Busting the Myth of the Unfixable Corporate Culture

How leaders can ensure DEI initiatives bring lasting results.

diversity at work

As organizations address the issues of diversity, equity and inclusion (DEI), their initiatives touch the personal experiences of team members and associates who have been excluded or on the outside looking in. For them, it may stir up memories of bad experiences in the workplace, or feelings of impatience. They may think, "It's about time." However, those who have always felt included may believe that the culture as a whole is already an inclusive one. Or, they may not be able to relate to the experiences of those who have been excluded. As a result, they may not fully understand why DEI has become such a core focus for many organizations.

That's one reason organizations are confronting a need to move perspectives forward on how they talk about and address diversity, equity and inclusion. Leaders can start by stepping forward to say that the organization, as a whole, needs to do things differently or better than it has in the past. It's also helpful for those who may have perpetrated exclusive behaviors or actions in the past to acknowledge the negative impact they had.

Many companies have undertaken significant diversity, equity and inclusion initiatives in recent years, with mixed results. The challenge is that many of those initiatives have not brought material changes in the company's workplace culture. Company culture is made up of the collective values, attitudes and behaviors of team members and associates. These values, attitudes and behaviors can be deeply held and difficult to change at scale.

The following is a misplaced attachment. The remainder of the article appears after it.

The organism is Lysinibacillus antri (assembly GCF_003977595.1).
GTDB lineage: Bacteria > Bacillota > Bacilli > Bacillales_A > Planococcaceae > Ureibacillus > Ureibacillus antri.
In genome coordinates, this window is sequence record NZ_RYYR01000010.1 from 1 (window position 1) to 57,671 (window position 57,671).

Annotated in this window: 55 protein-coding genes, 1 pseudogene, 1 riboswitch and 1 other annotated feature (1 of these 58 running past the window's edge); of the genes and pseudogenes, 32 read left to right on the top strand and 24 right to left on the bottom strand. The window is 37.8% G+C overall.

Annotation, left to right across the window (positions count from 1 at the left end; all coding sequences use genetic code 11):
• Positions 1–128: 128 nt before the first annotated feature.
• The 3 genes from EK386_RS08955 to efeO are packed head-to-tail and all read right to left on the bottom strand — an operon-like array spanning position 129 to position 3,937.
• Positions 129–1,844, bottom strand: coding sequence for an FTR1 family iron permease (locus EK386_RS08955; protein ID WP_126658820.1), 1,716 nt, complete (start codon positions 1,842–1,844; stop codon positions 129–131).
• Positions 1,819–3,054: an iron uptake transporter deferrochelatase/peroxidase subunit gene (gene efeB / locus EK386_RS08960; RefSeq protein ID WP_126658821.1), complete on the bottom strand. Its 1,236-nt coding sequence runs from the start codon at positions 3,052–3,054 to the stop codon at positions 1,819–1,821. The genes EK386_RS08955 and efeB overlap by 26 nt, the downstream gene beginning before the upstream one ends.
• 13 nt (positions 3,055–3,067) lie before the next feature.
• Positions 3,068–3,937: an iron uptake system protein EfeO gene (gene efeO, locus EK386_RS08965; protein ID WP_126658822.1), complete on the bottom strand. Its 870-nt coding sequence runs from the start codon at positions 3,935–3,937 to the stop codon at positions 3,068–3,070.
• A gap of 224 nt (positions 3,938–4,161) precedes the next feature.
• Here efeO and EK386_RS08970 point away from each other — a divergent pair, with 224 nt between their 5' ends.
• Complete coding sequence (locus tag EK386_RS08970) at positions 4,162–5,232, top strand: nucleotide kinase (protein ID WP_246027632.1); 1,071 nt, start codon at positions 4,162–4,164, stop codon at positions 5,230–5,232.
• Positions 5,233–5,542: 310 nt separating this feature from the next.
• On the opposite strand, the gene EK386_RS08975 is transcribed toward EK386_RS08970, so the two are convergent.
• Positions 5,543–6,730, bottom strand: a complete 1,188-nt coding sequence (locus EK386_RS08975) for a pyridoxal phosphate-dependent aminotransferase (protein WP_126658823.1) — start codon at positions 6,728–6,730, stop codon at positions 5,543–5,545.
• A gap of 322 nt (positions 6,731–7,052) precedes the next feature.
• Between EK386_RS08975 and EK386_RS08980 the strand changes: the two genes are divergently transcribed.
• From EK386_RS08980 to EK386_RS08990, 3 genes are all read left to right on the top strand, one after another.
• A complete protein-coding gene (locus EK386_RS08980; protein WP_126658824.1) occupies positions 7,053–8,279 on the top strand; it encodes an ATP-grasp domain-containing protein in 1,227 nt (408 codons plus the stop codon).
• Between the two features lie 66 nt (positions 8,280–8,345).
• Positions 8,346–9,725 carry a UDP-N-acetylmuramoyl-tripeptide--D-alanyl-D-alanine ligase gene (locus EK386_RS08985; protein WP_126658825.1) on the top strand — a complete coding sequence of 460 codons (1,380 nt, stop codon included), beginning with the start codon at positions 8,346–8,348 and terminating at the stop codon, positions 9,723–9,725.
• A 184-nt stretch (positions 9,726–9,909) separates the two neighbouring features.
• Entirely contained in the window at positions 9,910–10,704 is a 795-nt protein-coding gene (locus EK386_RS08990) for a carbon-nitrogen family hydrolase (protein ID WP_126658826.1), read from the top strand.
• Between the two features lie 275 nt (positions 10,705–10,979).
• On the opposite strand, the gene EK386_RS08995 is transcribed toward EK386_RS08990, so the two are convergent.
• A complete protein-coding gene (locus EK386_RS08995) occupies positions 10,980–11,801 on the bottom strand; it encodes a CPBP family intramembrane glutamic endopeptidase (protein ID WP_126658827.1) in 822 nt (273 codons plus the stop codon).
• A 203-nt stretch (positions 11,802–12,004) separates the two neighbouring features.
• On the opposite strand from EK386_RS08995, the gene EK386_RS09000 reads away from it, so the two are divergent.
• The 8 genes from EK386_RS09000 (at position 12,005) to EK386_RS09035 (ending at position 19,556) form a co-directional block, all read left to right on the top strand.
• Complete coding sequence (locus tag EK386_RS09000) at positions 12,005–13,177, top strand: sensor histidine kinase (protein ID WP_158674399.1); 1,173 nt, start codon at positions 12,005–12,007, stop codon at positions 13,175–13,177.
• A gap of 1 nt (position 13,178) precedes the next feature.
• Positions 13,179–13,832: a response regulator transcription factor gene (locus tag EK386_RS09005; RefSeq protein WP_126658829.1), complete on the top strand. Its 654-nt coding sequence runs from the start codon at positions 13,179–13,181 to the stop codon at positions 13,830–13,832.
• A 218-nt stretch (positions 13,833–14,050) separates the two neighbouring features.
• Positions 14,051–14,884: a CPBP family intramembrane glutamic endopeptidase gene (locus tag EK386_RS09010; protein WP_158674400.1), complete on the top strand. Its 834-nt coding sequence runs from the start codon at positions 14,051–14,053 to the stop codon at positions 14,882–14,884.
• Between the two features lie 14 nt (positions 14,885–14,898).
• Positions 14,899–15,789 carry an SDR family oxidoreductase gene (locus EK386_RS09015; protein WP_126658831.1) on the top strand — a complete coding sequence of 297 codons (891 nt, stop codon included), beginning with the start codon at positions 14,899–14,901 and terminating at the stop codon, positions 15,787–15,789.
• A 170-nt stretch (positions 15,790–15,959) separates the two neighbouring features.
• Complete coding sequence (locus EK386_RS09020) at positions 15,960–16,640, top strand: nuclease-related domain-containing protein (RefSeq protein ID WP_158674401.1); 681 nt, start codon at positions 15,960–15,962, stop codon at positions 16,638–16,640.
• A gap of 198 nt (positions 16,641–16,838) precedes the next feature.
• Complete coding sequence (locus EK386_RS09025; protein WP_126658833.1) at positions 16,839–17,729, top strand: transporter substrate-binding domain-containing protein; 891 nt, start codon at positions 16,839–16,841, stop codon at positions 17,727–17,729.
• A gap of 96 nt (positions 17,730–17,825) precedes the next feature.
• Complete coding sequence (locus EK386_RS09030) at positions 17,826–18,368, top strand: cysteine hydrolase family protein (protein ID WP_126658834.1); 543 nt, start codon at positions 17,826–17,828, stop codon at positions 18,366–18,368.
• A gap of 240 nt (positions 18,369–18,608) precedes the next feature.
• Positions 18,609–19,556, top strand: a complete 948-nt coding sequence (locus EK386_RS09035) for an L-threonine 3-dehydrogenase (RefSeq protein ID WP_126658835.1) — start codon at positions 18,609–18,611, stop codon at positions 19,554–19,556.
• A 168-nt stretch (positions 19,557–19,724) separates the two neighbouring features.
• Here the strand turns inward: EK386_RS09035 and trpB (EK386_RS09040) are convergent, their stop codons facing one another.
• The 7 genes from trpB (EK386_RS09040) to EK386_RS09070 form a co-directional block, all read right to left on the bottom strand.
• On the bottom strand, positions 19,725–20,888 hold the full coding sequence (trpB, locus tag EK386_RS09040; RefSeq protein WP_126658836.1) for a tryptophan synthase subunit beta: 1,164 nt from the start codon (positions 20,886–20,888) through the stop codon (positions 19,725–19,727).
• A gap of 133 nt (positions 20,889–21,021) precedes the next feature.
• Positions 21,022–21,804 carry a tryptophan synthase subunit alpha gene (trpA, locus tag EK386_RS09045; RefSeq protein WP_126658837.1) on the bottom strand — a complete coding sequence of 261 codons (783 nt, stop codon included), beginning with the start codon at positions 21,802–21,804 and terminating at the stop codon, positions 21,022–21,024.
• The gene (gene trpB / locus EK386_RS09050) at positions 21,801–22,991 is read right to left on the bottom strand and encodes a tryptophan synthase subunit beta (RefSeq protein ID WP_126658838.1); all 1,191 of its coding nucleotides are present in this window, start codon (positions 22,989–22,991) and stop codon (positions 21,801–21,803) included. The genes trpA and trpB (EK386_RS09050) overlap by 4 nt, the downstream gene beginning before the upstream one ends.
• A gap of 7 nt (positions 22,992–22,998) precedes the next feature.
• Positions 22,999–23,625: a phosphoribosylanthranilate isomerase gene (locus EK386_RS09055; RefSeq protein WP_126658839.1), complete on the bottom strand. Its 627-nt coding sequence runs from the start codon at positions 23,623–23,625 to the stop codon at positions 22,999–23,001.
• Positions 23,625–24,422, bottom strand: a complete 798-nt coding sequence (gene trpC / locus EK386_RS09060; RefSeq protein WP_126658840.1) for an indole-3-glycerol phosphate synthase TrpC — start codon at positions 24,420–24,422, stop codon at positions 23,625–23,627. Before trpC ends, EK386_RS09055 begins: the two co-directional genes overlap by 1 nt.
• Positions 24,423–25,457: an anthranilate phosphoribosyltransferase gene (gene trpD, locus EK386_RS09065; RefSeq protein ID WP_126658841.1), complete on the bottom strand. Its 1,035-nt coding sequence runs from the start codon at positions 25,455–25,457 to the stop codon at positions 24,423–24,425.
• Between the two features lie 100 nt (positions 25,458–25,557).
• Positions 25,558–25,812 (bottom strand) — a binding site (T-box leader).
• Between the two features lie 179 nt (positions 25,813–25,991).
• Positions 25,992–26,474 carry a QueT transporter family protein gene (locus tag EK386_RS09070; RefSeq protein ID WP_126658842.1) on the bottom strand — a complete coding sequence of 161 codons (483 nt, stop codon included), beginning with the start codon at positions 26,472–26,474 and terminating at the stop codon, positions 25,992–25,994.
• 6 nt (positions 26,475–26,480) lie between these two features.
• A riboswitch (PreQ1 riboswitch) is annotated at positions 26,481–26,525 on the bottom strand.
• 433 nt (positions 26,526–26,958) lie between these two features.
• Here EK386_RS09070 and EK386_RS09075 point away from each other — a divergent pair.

One commonly cited example is the Coca-Cola Co.'s diversity efforts over the past 20 years. As detailed by the Wall Street Journal, Coca-Cola implemented wide-ranging changes in 2000 to how it hired, compensated and promoted employees after settling a racial discrimination lawsuit. The initiative boosted its percentage of Black executives from 1.5% in 1998 to 15% in 2010. However, over the next decade, the company focused more on gender diversity than on race. By 2020, the number of Black executives had fallen to 8%. Today, Coca-Cola has pivoted to a more comprehensive diversity initiative that spans race, gender and other factors — though its 2021 "Our Better Together" inclusive training program also provoked some backlash online.

Diversity, equity and inclusion initiatives such as Coca-Cola's address deeply-rooted, values-based emotional topics that are especially important to people who have endured a history of exclusion and marginalization. These team members expect results well beyond initiatives like training and awareness programs. The goal should be a shared sense of belonging, which comes with tangible changes in how people think, act and treat one another. Long-term success requires moving DEI initiatives beyond the purview of human resources to the boardroom and the front line.

The key to lasting change lies in shaping or reshaping the company's culture. Unlike most aspects of an organization, culture is self-reinforcing and difficult to modify. Leaders cannot dictate how a culture evolves, but they can influence its development by making decisions and displaying behaviors that align with organizational values.